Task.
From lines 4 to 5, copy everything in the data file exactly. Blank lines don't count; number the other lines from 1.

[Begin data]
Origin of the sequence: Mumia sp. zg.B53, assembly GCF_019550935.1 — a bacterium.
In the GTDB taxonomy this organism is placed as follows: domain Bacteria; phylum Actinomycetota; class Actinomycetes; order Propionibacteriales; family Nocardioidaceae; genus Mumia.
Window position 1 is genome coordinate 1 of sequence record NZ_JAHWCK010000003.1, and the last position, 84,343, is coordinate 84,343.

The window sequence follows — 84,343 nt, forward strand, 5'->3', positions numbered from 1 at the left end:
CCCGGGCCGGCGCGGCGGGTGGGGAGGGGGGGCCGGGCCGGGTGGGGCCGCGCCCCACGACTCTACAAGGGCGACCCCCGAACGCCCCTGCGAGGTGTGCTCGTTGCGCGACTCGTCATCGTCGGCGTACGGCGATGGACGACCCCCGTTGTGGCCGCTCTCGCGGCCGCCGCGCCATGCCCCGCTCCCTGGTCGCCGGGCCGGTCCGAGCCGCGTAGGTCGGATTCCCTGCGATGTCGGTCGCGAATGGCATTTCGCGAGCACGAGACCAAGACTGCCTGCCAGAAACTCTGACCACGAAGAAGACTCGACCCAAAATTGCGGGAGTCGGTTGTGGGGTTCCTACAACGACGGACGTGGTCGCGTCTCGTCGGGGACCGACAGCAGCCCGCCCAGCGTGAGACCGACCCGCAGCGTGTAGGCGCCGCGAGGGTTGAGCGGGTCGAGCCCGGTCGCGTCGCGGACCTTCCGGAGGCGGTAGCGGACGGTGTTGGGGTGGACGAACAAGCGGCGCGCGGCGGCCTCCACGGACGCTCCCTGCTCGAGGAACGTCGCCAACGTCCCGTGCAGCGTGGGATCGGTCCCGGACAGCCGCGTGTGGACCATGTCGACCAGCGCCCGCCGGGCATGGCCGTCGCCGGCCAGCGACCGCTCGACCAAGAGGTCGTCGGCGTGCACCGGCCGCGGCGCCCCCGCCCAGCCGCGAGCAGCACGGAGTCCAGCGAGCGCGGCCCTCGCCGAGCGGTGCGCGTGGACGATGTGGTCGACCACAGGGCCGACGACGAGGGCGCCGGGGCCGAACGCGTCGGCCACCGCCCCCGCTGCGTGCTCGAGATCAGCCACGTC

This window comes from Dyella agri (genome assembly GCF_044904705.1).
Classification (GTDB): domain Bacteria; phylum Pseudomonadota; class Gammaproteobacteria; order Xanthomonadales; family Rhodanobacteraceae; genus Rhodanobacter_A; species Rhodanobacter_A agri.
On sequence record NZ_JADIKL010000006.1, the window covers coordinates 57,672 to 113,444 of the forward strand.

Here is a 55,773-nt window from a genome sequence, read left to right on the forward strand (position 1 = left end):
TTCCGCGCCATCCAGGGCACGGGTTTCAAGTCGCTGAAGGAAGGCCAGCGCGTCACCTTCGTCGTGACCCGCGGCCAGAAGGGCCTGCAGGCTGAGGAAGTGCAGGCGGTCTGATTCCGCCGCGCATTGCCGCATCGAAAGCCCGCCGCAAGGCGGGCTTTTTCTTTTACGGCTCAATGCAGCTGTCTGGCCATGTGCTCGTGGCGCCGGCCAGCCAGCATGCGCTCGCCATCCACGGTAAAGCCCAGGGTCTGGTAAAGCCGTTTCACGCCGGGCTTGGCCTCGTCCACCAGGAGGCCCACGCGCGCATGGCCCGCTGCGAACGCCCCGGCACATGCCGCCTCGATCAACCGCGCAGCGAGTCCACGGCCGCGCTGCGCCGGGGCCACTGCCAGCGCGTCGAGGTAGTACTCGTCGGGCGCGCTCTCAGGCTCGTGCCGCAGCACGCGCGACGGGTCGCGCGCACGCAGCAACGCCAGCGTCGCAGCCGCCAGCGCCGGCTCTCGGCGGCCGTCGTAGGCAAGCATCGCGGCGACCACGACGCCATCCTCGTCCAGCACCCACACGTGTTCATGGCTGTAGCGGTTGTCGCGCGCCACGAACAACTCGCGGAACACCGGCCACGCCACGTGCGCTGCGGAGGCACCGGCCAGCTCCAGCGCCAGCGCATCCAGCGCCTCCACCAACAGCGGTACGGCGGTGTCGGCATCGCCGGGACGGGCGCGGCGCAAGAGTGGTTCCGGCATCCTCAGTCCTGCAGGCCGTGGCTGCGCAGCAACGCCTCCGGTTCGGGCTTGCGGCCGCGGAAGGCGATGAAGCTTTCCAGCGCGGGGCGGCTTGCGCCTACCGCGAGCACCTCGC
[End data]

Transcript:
The window sequence follows — 84,343 nt, forward strand, 5'->3', positions numbered from 1 at the left end:
CCCGGGCCGGCGCGGCGGGTGGGGAGGGGGGGCCGGGCCGGGTGGGGCCGCGCCCCACGACTCTACAAGGGCGACCCCCGAACGCCCCTGCGAGGTGTGCTCGTTGCGCGACTCGTCATCGTCGGCGTACGGCGATGGACGACCCCCGTTGTGGCCGCTCTCGCGGCCGCCGCGCCATGCCCCGCTCCCTGGTCGCCGGGCCGGTCCGAGCCGCGTAGGTCGGATTCCCTGCGATGTCGGTCGCGAATGGCATTTCGCGAGCACGAGACCAAGACTGCCTGCCAGAAACTCTGACCACGAAGAAGACTCGACCCAAAATTGCGGGAGTCGGTTGTGGGGTTCCTACAACGACGGACGTGGTCGCGTCTCGTCGGGGACCGACAGCAGCCCGCCCAGCGTGAGACCGACCCGCAGCGTGTAGGCGCCGCGAGGGTTGAGCGGGTCGAGCCCGGTCGCGTCGCGGACCTTCCGGAGGCGGTAGCGGACGGTGTTGGGGTGGACGAACAAGCGGCGCGCGGCGGCCTCCACGGACGCTCCCTGCTCGAGGAACGTCGCCAACGTCCCGTGCAGCGTGGGATCGGTCCCGGACAGCCGCGTGTGGACCATGTCGACCAGCGCCCGCCGGGCATGGCCGTCGCCGGCCAGCGACCGCTCGACCAAGAGGTCGTCGGCGTGCACCGGCCGCGGCGCCCCCGCCCAGCCGCGAGCAGCACGGAGTCCAGCGAGCGCGGCCCTCGCCGAGCGGTGCGCGTGGACGATGTGGTCGACCACAGGGCCGACGACGAGGGCGCCGGGGCCGAACGCGTCGGCCACCGCCCCCGCTGCGTGCTCGAGATCAGCCACGTC